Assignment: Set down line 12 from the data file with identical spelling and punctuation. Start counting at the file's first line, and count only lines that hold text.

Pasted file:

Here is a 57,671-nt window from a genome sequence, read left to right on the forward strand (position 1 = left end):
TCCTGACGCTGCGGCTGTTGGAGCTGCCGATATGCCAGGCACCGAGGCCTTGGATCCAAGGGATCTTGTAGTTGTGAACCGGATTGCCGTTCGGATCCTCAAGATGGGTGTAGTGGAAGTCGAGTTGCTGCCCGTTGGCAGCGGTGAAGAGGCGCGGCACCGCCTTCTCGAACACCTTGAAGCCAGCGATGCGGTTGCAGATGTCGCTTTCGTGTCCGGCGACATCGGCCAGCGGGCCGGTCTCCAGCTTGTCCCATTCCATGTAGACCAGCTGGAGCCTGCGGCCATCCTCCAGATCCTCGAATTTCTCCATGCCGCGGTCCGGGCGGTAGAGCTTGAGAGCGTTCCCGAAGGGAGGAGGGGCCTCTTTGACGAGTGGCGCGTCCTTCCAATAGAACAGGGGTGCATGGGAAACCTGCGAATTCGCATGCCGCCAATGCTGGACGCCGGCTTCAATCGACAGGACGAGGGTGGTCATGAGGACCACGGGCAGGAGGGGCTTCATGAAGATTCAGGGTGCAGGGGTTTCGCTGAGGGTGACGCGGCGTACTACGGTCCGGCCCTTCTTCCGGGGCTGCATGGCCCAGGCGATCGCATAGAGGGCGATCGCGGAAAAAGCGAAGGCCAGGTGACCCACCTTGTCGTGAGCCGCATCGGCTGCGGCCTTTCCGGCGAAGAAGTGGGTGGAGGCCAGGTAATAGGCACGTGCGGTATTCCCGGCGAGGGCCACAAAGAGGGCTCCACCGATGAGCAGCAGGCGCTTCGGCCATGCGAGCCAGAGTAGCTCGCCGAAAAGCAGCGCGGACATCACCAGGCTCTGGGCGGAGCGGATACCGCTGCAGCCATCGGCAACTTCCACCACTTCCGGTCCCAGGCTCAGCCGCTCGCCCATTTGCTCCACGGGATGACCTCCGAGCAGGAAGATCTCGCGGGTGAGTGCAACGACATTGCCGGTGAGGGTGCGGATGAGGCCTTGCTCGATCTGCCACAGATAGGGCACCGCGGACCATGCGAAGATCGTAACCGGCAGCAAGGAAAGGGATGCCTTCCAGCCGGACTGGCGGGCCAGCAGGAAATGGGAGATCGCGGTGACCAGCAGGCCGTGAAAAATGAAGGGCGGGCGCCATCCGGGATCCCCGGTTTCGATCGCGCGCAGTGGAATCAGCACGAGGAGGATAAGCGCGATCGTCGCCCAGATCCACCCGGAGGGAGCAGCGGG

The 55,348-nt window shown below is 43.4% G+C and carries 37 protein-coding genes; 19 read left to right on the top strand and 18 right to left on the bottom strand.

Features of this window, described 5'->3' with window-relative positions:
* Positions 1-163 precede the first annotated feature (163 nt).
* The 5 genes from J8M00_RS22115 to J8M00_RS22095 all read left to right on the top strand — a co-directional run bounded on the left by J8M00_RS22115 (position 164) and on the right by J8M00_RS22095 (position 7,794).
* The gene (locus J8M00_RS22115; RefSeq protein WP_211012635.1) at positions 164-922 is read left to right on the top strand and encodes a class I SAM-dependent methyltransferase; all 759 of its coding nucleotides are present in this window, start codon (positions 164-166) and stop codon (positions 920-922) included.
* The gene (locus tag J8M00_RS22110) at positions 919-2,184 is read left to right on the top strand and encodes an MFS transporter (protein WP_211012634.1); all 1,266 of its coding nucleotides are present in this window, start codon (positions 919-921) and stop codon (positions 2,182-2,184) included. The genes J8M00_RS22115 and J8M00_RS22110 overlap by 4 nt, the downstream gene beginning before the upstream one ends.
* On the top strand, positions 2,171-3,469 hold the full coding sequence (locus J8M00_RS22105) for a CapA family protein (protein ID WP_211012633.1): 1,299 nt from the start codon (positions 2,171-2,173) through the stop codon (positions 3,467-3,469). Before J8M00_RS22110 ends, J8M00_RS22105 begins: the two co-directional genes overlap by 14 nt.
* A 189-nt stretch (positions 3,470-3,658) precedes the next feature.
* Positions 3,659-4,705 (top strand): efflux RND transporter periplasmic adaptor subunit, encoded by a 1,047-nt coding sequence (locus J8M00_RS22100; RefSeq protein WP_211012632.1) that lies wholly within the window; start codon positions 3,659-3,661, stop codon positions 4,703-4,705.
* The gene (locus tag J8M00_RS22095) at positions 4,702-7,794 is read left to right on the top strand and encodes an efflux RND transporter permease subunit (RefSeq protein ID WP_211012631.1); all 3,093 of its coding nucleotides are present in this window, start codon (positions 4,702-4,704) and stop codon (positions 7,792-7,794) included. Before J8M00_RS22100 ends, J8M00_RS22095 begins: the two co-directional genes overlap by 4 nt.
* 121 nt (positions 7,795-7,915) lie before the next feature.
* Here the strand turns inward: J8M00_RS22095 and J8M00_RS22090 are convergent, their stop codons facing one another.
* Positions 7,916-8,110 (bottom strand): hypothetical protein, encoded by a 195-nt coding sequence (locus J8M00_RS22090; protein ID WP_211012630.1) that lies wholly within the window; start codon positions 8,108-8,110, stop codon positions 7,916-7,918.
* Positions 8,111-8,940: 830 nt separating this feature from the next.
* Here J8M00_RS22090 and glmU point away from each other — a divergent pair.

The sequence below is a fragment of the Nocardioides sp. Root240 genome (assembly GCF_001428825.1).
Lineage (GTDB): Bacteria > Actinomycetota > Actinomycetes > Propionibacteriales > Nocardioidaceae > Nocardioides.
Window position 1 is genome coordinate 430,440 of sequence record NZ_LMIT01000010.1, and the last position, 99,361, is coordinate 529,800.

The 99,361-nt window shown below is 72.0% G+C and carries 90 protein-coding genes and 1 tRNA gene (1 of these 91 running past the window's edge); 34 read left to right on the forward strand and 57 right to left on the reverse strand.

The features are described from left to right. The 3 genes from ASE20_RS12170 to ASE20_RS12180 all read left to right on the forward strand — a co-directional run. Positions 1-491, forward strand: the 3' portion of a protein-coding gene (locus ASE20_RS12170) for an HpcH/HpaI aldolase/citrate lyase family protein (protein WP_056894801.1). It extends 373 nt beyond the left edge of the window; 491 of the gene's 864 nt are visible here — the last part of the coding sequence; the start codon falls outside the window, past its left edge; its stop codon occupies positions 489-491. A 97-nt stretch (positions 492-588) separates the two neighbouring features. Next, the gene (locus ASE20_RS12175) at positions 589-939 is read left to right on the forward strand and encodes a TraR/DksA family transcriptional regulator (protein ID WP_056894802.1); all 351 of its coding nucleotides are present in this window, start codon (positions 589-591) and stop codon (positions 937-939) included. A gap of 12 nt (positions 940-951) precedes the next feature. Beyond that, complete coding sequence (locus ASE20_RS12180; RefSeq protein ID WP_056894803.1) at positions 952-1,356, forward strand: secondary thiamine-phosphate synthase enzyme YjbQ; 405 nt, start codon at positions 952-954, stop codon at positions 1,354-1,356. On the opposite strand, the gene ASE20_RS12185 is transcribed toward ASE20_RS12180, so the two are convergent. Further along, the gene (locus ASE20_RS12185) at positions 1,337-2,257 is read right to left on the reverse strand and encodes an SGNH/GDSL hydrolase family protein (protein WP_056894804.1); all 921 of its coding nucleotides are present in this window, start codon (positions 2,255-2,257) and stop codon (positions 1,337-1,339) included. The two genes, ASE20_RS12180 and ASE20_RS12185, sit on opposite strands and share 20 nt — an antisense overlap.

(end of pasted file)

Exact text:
* The gene (locus tag J8M00_RS22095) at positions 4,702-7,794 is read left to right on the top strand and encodes an efflux RND transporter permease subunit (RefSeq protein ID WP_211012631.1); all 3,093 of its coding nucleotides are present in this window, start codon (positions 4,702-4,704) and stop codon (positions 7,792-7,794) included. Before J8M00_RS22100 ends, J8M00_RS22095 begins: the two co-directional genes overlap by 4 nt.